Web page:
Written by Jonathan Stampel
(Reuters) – Tesla Inc. on a former employee
At one point Thursday, Chief Justice Miranda Du of the Federal Court in Reno, Nevada, said that Tesla had failed to show that the disclosure of Martin Trip’s secret information caused the electric car manufacturer’s market value to fall by $ 167 million.
But he declined to dismiss some other Tesla claims, in which Trip’s use of unauthorized data may have violated Nevada computer criminal law, and his conduct justified punitive damages.
The defamation claim arose from four statements made by Tesla CEO Elon Musk or Tesla’s communications staff, but Du said nothing was false and that Tripal could do no real harm.
Trip worked as a process technician at Tesla’s Gigafactory near Renault.
Tesla fired him on June 19, 2018, a day before he was due to file his lawsuit.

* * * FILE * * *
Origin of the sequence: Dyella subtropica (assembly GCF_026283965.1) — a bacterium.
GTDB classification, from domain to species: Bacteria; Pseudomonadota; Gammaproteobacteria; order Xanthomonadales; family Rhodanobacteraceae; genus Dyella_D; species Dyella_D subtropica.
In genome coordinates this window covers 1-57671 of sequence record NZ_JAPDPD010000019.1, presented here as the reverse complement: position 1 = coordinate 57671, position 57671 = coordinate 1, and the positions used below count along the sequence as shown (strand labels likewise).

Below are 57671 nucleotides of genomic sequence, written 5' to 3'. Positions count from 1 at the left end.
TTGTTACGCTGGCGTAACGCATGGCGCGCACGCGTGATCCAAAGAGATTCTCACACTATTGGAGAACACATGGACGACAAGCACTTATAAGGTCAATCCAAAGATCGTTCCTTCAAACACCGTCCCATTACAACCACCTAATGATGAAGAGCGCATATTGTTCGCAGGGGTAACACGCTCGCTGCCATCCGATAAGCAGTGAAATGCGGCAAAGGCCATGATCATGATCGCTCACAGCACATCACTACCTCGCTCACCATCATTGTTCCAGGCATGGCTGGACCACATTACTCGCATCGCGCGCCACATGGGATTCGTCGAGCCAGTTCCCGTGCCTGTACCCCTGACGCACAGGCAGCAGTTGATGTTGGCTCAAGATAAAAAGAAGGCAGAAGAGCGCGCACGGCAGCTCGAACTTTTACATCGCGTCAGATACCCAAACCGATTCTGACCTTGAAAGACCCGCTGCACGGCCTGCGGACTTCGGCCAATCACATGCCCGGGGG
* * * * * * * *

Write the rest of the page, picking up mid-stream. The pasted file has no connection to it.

Trip declined to comment Friday on the decision. According to court records, he is representing himself in this case.
Tesla did not immediately respond to requests for comment.
In his complaint, Tesla accused Trip of writing software to hack his production system, sharing stolen data with people outside the company, and making false claims to the media about the information he had stolen.
Dupp said Trip was a “whistleblower” who discovered “productivity and delays in Tesla’s race to produce 5,000 Model 3 cars a week.”
In contrast, Tesla believed that Tripp had reached wrong conclusions about the performance of Gigafactory’s assembly lines, the judge wrote.
Case Tesla Inc. v. Trip, U.S. District Court, Nevada District, No. 18-00296.
(Reporting by Jonathan Stampel in New York and Aishwarya Nair in Bangalore; Editing by Anil De Silva and Sisu Nomiyama)
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